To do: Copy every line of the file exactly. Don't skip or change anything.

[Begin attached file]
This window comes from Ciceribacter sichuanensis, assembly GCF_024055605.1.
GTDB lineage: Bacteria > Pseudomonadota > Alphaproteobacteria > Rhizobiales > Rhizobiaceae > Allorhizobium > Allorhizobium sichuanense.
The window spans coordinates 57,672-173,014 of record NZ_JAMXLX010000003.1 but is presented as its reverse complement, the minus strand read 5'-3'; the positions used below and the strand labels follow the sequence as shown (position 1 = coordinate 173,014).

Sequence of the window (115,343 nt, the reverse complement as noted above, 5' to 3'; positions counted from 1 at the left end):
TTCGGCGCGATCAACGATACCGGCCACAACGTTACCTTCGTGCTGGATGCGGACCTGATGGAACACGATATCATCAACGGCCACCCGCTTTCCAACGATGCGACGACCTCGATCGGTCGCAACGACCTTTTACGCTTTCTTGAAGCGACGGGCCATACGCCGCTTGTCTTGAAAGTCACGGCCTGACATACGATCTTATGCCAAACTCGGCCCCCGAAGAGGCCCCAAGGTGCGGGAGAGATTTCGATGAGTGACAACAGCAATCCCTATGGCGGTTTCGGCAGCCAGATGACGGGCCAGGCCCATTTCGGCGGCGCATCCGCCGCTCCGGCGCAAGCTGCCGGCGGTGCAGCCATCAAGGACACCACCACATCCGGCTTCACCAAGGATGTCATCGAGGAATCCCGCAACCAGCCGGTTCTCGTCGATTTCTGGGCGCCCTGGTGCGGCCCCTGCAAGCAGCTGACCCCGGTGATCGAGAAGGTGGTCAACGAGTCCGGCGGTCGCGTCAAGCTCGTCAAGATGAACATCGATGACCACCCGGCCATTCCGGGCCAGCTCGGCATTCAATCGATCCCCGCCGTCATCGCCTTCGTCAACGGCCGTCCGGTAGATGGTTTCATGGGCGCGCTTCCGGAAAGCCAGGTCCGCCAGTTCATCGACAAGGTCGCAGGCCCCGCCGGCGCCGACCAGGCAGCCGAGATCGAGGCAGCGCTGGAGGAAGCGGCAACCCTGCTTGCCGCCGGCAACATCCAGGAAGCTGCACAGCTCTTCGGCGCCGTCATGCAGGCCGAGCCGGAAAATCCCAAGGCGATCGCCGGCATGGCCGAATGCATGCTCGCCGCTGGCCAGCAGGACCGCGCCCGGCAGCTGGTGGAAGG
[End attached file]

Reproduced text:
This window comes from Ciceribacter sichuanensis, assembly GCF_024055605.1.
GTDB lineage: Bacteria > Pseudomonadota > Alphaproteobacteria > Rhizobiales > Rhizobiaceae > Allorhizobium > Allorhizobium sichuanense.
The window spans coordinates 57,672-173,014 of record NZ_JAMXLX010000003.1 but is presented as its reverse complement, the minus strand read 5'-3'; the positions used below and the strand labels follow the sequence as shown (position 1 = coordinate 173,014).

Sequence of the window (115,343 nt, the reverse complement as noted above, 5' to 3'; positions counted from 1 at the left end):
TTCGGCGCGATCAACGATACCGGCCACAACGTTACCTTCGTGCTGGATGCGGACCTGATGGAACACGATATCATCAACGGCCACCCGCTTTCCAACGATGCGACGACCTCGATCGGTCGCAACGACCTTTTACGCTTTCTTGAAGCGACGGGCCATACGCCGCTTGTCTTGAAAGTCACGGCCTGACATACGATCTTATGCCAAACTCGGCCCCCGAAGAGGCCCCAAGGTGCGGGAGAGATTTCGATGAGTGACAACAGCAATCCCTATGGCGGTTTCGGCAGCCAGATGACGGGCCAGGCCCATTTCGGCGGCGCATCCGCCGCTCCGGCGCAAGCTGCCGGCGGTGCAGCCATCAAGGACACCACCACATCCGGCTTCACCAAGGATGTCATCGAGGAATCCCGCAACCAGCCGGTTCTCGTCGATTTCTGGGCGCCCTGGTGCGGCCCCTGCAAGCAGCTGACCCCGGTGATCGAGAAGGTGGTCAACGAGTCCGGCGGTCGCGTCAAGCTCGTCAAGATGAACATCGATGACCACCCGGCCATTCCGGGCCAGCTCGGCATTCAATCGATCCCCGCCGTCATCGCCTTCGTCAACGGCCGTCCGGTAGATGGTTTCATGGGCGCGCTTCCGGAAAGCCAGGTCCGCCAGTTCATCGACAAGGTCGCAGGCCCCGCCGGCGCCGACCAGGCAGCCGAGATCGAGGCAGCGCTGGAGGAAGCGGCAACCCTGCTTGCCGCCGGCAACATCCAGGAAGCTGCACAGCTCTTCGGCGCCGTCATGCAGGCCGAGCCGGAAAATCCCAAGGCGATCGCCGGCATGGCCGAATGCATGCTCGCCGCTGGCCAGCAGGACCGCGCCCGGCAGCTGGTGGAAGG